Marleen Wynants talks to Marc Leman, Godfried-Willem Raes, Moniek Darge.

What do prehistoric fish and acoustic processors have in common?
A sensitivity for tones and sound...
In recent years, biology and musical science, as well as musical practice and theory, have yielded fundamental new insights into the human perception of music, the musical ear and the desire for physical contact with an object that produces sound. The field of reserach on audio and sound has recently been completely transformed with the shift from information processing to the processing of content. Two central aspects in this are the techniques of modelling using computer programs and the human desire for musical expression.
On the artistic stage, Godfried-Willem Raes and Moniek Darge remain pioneers in the search for new interfaces between humans and music.
Meanwhile, scientific researchers such as Marc Leman are trying to understand the mechanisms that effectivelyturn information into content. In other words, they wish to unravel the problems of musical universals, i.e., the I was governing the way we perceive structure in the constant stream of audio that surrounds us and interpret it as a meaningful whole.

between humans and music

Marleen Wynants interviewed Marc Leman, director of IPEM and audio researcher, and Godfried-WiIlem Raes and Moniek Darge, founders of LOGOS, the pioneering experimental contemporary music ensemble.

Leman: In the past, we concentrated largely on the syntax, on the formal structures underlying audio, but now we are increasingly moving onto semantics, to the associations of meaning that lie in the emotional, affective, and expressive domain. And that will probably be broadened to include locomotion. This theory is supported by computer modelling, with three areas of application: audio mining, interactive multimedia, and brain research.
We are very much into musical notation now, in which we are attempting to identify the meaningful elements. You can do that symbolically, but I strongly believe that models of emotionality and affect will have to focus on individuals, because the intersubjective component is so very strong. Secondly, the visual arts, the performing arts, and the whole world of multimedia need to be more closely involved.


Has the development of technology been of decisive importance?
Leman: I would not put it that strongly.
Raes But it has certainly played a part. However, theoretically speaking, I could have made the machines I am making now thirty years ago.

Why didnít you?
Raes At the time, it was the in thing to use electronics. We made electronic music. We all built synthesizers and acoustic music was considered passť. But even today, there are still - and Marc may differ with me here - no models of synthesis that do not immediately betray that they are electronic. From granular synthesis and FM right down to acoustic modelling... Except if you fake it, of course! I call using samples faking it. But taking a sample of a real sound does not solve the problem of synthesis.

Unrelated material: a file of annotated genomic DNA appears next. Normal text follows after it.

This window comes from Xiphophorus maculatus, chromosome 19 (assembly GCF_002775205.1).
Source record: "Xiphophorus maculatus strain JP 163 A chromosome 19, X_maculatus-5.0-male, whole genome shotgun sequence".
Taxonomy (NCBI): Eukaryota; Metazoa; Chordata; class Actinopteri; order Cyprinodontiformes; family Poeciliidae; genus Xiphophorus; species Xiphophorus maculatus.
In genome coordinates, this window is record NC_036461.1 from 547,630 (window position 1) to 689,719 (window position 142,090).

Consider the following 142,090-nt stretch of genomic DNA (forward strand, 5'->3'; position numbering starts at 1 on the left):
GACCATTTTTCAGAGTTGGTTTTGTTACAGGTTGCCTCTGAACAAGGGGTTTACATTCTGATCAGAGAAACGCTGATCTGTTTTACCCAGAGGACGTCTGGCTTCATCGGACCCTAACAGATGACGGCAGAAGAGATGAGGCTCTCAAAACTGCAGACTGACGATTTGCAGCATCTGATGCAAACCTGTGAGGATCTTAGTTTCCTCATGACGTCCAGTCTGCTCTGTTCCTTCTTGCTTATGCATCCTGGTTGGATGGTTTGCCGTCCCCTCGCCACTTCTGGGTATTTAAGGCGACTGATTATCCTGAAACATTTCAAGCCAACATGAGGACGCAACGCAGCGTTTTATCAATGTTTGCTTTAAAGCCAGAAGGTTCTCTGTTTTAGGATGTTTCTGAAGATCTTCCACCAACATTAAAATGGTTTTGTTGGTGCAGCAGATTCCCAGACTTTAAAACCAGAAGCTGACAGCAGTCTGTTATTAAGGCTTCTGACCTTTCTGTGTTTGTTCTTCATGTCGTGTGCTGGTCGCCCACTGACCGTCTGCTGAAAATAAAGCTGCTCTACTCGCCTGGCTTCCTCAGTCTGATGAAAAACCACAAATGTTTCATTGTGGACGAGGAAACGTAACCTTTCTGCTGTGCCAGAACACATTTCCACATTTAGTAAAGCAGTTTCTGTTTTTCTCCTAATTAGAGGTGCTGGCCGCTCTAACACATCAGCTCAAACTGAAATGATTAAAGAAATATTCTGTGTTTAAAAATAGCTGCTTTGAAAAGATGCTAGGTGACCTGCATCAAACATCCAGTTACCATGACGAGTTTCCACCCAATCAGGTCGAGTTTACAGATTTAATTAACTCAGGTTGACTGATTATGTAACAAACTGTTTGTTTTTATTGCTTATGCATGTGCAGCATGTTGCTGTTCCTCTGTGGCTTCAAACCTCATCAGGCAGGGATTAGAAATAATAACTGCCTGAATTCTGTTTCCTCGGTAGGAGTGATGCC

Leman: In these last few years, though, physical modelling has been at the forefront, that is, the modelling of the physics of a musical instrument. It is not the sounds that are synthesized and brought together, but instead, the musical instrument itself is directly simulated on a computer, and with the simulation, you automatically produce the sound.
Raes It calls for empirical research, to investigate whether or not these sounds are recognised as synthetic. I may be deceived with short sounds and percussion, but not with longer sounds.
Leman: Itís easy these days to model isolated sounds quite well, the sound of a guitar string, for instance, or of a saxophone. But itís true that when you incorporate things in a musical context, you also have to incorporate that whole context of expressiveness.

Does it make a difference to the brain whether you hear the sound of a real saxophone or a simulation of the sound of a saxophone?
Leman: If your perception does not distinguish between the two, it wonít make any difference at the level of brain activity either. But when you use it in a musical context, the difference will be audible and visible. (cont. top right)

Raes Or in a performance context. When you see musicians play, I am certain that you activate different brain centres than when you can only hear them through a loudspeaker. Even if only because you anticipate: you can see the musician blowing or pushing a valve and the effect is a sound. You donít get that with a loudspeaker. You are completely dissociated from the cause-effect relation in sound. And thatís why I have been turning back, these last ten years, to acoustic music, where you can see the causal connection, and nothing of the virtualisation of the sound source.


Darge: Both in the spectator and in the musician who produces the sound, there is an enormous difference in perception and anticipation. We have been performing with Godfriedís invisible instrument, the holosound, for years. The holosound uses sonar technology. Weíve used it both for A Book of Moves and for Songbook. Itís played by moving about. The performerís movements cause sounds to come out of the speakers. That is a different kind of reality, almost a 'lesser' reality than when you work with a visible and tangible machine, like we are doing now with the <M&M> robot orchestra. As a performer, initially, thereís rather a lot of emotional tension you have to deal with, itís like having to do battle, because you have this real physical object that you think you can control through your movements, but then suddenly you find you are engaged in a dialogue and that the thing is no longer doing what you want it to do! That never happened to me with electronic sounds...
Raes The reason I build these automatons is rooted in my belief that there is absolutely no future for manual, reproductive musical rendition. Take a violinist who has to practice for eight years before he can play his instrument acceptably well. In fifty yearsí time, that will have died out.